CME Group Trading Challenge: Where Are They Now?

Over the last 13 years, the CME Group Trading Challenge has hosted students from hundreds of colleges and more than 40 countries.

Like any lasting program, the Trading Challenge has also built a long list of alumni. What started as a few dozen teams in its first few years has grown to 400-500 each January when the competition starts again. That means thousands of students entering their careers with the Trading Challenge among their list of credentials. We caught up with a few recent top finishers to see where they are now, how the competition influenced their careers and to get their words of advice on trading. This is an edited version of our conversations.


Daniel Sanabria, University of Alabama-Birmingham, 2nd place 2015

Among former Trading Challenge competitors, Sanabria may be one of its biggest advocates. Before finishing his MBA in December 2015, he had already started his own alternative asset management firm that uses a strategy based on his team’s approach in the Trading Challenge.  He currently has $1 million in assets under management with eight clients, but hopes to grow that figure to $5 million by the end of 2016, and eventually to $100 million. The portfolio includes CME Group products in precious metals, agricultural and energy markets.

Why did you succeed in the challenge?  I think that part of the success of our team relied on the fact that we understood the dynamics of the competition early on. We placed a lot of focus on a systematic strategy that would be easy to execute.  That played out well for us. In the end, if you have to do every single trade by investment committee, you’ll never get to the right answer for that.

Where has your career taken you? While we were trading in the competition, I did an unleveraged version of the strategy trading it live using some seed capital I had obtained.  I used it as a source of inspiration to go on my own and decided to implement this as an alternative asset management company, which I incorporated in June 2015.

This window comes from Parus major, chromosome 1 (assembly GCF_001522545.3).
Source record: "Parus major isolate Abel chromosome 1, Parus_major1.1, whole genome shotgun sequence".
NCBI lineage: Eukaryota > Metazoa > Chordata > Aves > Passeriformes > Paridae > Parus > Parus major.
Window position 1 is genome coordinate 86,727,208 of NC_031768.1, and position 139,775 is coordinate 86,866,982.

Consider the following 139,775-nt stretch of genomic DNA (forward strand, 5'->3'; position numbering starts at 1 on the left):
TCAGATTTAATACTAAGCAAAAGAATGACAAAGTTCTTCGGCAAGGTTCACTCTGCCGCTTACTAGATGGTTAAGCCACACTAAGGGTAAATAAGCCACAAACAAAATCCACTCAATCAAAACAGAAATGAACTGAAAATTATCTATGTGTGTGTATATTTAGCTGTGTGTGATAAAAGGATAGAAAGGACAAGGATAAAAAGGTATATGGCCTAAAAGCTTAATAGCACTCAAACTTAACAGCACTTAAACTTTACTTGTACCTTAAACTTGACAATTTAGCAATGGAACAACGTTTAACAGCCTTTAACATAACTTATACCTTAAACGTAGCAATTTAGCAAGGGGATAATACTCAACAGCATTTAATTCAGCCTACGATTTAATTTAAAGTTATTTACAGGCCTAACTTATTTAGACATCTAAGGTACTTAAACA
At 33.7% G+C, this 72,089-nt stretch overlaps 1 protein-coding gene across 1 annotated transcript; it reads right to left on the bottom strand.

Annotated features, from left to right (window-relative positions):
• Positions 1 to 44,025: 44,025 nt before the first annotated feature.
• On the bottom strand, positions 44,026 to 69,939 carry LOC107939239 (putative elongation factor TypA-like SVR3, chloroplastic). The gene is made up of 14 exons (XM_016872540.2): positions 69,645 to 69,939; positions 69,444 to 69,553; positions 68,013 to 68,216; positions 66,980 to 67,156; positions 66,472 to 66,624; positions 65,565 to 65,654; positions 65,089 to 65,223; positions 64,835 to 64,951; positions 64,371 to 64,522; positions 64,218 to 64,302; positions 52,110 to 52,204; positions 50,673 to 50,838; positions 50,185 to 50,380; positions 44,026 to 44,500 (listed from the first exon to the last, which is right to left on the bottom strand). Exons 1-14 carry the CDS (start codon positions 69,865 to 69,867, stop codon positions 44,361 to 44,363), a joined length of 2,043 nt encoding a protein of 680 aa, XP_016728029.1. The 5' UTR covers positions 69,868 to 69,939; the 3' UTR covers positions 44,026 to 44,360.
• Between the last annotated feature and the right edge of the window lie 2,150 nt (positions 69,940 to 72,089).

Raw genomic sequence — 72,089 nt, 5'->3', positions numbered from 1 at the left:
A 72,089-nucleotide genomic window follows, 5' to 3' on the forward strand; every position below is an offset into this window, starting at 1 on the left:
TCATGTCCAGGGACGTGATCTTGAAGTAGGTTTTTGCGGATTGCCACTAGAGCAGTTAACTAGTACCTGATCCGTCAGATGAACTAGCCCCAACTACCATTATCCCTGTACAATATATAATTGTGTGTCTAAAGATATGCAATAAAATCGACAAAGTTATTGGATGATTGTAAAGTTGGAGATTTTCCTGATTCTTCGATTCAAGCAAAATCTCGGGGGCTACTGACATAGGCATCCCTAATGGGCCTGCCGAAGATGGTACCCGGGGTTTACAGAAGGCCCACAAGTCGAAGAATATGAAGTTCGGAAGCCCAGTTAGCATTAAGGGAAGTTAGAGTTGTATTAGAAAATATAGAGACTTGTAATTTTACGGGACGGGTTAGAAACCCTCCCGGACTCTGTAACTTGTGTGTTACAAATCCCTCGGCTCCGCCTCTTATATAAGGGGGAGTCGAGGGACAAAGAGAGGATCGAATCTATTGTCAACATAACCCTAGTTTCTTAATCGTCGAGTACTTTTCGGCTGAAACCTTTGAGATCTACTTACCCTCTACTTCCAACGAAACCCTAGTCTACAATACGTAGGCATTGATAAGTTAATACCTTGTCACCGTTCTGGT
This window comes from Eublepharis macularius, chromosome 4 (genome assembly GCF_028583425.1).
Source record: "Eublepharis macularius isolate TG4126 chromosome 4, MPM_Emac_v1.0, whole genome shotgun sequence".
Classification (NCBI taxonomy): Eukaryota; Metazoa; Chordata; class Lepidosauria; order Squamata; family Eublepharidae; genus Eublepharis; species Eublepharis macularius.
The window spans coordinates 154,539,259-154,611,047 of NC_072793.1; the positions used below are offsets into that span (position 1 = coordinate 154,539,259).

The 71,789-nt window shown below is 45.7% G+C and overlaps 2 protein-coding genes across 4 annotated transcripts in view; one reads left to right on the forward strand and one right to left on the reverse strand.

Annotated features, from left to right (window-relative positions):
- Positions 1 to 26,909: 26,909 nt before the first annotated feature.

I use the challenge in every single sales pitch to a client. Everybody loves to hear that we had such an accomplishment, especially in a competition sponsored by the largest derivatives exchange in the world.

What is the value of learning to trade? Trading forces discipline and attention to risk management. Before you enter a position, you have to have an exit plan. That is applicable to any industry – understanding what your contingency plan is going to be before you make a decision. That is nearly as valuable as the decision itself.


Bruno Arthur, University of Kentucky, 6th place 2013

Arthur competed in the competition twice as a graduate student, and became one of the Trading Challenge’s most enthusiastic evangelists. Since becoming a lecturer in economics and finance at the University of Texas Rio Grande Valley (UTRGV) he has advised 11 teams who have participated the last three years. In 2014, three of his teams made it to the final round.